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Last updated: Jan 16, 2024

Everything you should know about VMware EVC Mode

This article is dedicated to VMware EVC Mode. Read it to find out all that you need!

What is Enhanced vMotion Capability (EVC) in VMware?

As you may know, in order to effectively use the Live Migration feature of virtual machines, it is recommended to use the same processors on all ESXi servers. This applies to the generation of processors, as well as their manufacturers. If these conditions are not met, then migration may not take place.

However, this issue has been resolved for now! You can add hosts with different processors and use vMotion to dynamically migrate virtual machines between hosts with different processors using the Enhanced vMotionfeature Capability (EVC).

How VMware EVC Mode works

With each new generation of processors, new features and instructions are delivered, primarily aimed at improving the performance and security of running applications. Let's consider how VMware EVC works, using the example of SkyLake and Haswell processors.

When you select the Haswell compatibility level in the EVC settings, the SGX instruction set should be masked on servers with Skylake processors. This way, all processors will run the same instruction sets, and you have a homogeneous environment suitable for VM migration with vMotion. This vMotion compatibility is ensured by applying the same baseline CPUID instructions for all virtual machines running on ESXi hosts without unified processors. In order to apply the changed settings for EVC mode, you must turn off and on the running virtual machines (except when using vCenter 4.1 or newer).

By using SGX instructions, you can protect applications from unauthorized access, even if the attacker's application has higher privileges.

Enhanced vMotion Capability compatibility guide

Compatibility functions for EVC are determined by the model of the old ESXi server processor in the cluster. Typically, older ESXi and vSphere releases support newer processors. However, the maximum EVC baseline remains at the level of older processors that were functional when the particular version of vSphere was released and was then considered the newest.

Checking for best suitable EVC mode.

To check the compatibility of your processors and determine the highest possible EVC mode, go to the VMware website and open the VMware Compatibility Guide page. Select the required CPU series and your ESXi version, Next, click the CPU / EVC Matrix button and you will see a table of available EVC modes for your ESXi servers.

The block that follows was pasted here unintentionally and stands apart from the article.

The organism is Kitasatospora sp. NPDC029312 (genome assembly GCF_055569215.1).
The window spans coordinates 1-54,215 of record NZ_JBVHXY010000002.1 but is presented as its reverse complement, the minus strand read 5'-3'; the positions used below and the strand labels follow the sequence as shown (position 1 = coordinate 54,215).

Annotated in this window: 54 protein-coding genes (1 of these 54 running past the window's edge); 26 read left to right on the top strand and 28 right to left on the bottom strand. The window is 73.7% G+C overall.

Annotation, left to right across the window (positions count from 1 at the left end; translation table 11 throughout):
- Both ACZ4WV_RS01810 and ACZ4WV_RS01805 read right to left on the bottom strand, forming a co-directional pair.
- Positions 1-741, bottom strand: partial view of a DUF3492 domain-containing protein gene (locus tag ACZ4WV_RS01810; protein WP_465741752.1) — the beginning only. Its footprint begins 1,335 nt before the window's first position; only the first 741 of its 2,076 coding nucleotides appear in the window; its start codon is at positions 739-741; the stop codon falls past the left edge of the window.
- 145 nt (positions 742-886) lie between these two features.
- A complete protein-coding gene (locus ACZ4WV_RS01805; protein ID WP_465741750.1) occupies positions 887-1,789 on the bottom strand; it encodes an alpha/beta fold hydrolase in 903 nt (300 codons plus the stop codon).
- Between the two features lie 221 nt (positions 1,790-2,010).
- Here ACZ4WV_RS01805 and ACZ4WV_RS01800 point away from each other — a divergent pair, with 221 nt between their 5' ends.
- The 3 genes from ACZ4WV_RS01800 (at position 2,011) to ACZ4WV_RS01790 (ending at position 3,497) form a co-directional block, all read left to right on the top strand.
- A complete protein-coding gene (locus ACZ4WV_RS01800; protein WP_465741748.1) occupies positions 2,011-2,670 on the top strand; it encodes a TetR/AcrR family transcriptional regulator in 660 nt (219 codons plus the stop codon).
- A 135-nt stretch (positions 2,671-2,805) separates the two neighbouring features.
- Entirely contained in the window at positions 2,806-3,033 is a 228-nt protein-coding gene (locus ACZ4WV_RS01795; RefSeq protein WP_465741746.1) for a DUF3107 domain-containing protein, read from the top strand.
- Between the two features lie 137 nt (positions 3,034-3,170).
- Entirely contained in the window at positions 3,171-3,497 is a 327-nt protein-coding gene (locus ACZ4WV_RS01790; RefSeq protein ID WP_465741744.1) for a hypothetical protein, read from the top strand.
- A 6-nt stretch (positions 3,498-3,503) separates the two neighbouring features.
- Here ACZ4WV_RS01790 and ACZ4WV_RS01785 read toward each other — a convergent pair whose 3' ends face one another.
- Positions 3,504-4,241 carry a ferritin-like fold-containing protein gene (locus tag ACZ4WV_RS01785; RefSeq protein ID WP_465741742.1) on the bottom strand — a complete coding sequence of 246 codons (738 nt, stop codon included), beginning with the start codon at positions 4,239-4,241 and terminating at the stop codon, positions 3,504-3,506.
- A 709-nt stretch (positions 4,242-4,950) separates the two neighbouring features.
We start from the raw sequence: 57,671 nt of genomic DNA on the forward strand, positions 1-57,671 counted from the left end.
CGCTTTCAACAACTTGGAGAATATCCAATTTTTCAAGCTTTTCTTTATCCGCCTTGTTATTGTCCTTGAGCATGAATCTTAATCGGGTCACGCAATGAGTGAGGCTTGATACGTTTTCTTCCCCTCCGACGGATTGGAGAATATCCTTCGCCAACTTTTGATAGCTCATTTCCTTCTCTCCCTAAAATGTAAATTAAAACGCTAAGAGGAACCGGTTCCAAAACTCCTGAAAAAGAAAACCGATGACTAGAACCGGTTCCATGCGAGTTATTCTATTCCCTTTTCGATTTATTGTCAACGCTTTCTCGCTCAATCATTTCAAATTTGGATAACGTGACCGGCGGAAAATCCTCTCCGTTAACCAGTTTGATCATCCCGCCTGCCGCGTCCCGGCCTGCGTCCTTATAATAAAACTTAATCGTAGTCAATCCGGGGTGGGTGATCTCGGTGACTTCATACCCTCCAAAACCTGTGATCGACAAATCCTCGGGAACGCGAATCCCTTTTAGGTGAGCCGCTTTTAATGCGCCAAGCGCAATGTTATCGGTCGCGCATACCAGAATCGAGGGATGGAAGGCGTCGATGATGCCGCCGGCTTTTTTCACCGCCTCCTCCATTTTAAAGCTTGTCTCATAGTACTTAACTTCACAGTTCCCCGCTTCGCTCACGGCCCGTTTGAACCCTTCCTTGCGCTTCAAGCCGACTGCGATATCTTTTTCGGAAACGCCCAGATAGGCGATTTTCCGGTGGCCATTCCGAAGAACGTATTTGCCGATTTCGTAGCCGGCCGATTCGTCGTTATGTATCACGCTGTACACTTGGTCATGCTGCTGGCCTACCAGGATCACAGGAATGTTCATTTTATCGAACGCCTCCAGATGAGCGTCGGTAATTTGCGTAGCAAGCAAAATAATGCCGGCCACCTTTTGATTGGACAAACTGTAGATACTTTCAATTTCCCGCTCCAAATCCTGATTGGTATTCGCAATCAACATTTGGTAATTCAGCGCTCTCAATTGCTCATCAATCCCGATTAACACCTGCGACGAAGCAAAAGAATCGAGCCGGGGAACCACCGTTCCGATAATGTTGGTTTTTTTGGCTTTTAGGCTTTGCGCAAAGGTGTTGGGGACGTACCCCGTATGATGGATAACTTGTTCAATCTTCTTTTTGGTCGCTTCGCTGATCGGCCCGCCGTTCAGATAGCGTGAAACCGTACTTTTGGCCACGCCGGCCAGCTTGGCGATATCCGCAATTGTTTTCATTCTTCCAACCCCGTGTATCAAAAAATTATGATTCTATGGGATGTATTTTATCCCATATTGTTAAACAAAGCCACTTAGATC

Configuring EVC in VMware

So, if you decide to use the mode, then make sure that the following requirements have been met:

  • Processors for all ESXi hosts must be Intel or AMD.
  • Intel VT-x or AMD-V must be enabled in the UEFI / BIOS of ESXi hosts.
  • ESXi hosts must be managed by the same vCenter Server and vMotion must be configured.

Now let's proceed with step-by-step configuration of VMware EVC mode.

  • Open VMware vSphere Web Client and go to vCenter.
  • Enabling the EVC mode. Step 1.
  • Next, select the Hosts and Clusters section and select each ESXi host to check the CPU configuration.
  • Once the hosts are added to the cluster, select your cluster and click the Manage tab.
  • In the "Settings" tab, select "Configuration".
  • Click on "VMware EVC" and select "Change".
  • Enabling the EVC mode. Step 2.
  • Click on the button “Enable EVC for Intel Hostsand”, and select “Intel Penryn Generation”. Then save the EVC mode settings.
  • Enabling the EVC mode. Step 3.
  • To see details about registers and mask values, click “Current CPUID Details”.

The easiest way to enable EVC mode is when creating a new cluster. This will reduce the occurrence of problems associated with shutdown and migration of virtual machines that are included in the cluster.

VMware EVC Mode features

CPUID Masking

The CPUID masking feature was created even before EVC. Typically, vCenter compares the CPUID parameters on the virtual machine with the CPUID parameters on the target ESXi host and, if these parameters match, virtual machine migration will be available.

However, be careful with manually editing masks, as this can cause unsupported virtual machine configuration.

Per-VM EVC Mode

Starting with VMware vSphere 6.7, you have the ability to set the EVC mode for each virtual machine. This is quite useful for migrating virtual machines between different clusters or vCenter servers. It also offers a great degree of granularity. In order to use the changed EVC mode settings for each virtual machine, you must turn off and on the virtual machine.

Configuring the Per-VM EVC.

Enabling the EVC Mode in the Cluster without downtime

First, again turn off and then turn on the VM. Without doing this, this procedure will not work.

Also, you must follow certain guidelines:

  • Active virtual machines must be on the ESXi host with the oldest processor.
  • The EVC mode in the cluster must be configured to use the oldest generation CPU instruction sets.

How to enable Enhanced vMotion Capability Mode

It is recommended to use standard vSwitch (rather than distributed vSwitch). If you do, you will not have any problems connecting the virtual machine with vCenter to the network.

Protecting your data is possible with VMFS Recovery

VMFS Recovery helps protect your data, as it is designed to quickly and correctly read the VMware VMFS file system. This utility returns any files from damaged or healthy disks in VMFS format. This all happens online.

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Follow the step-by-step instructions for DiskInternals VMFS Recovery and soon your data will be safe:

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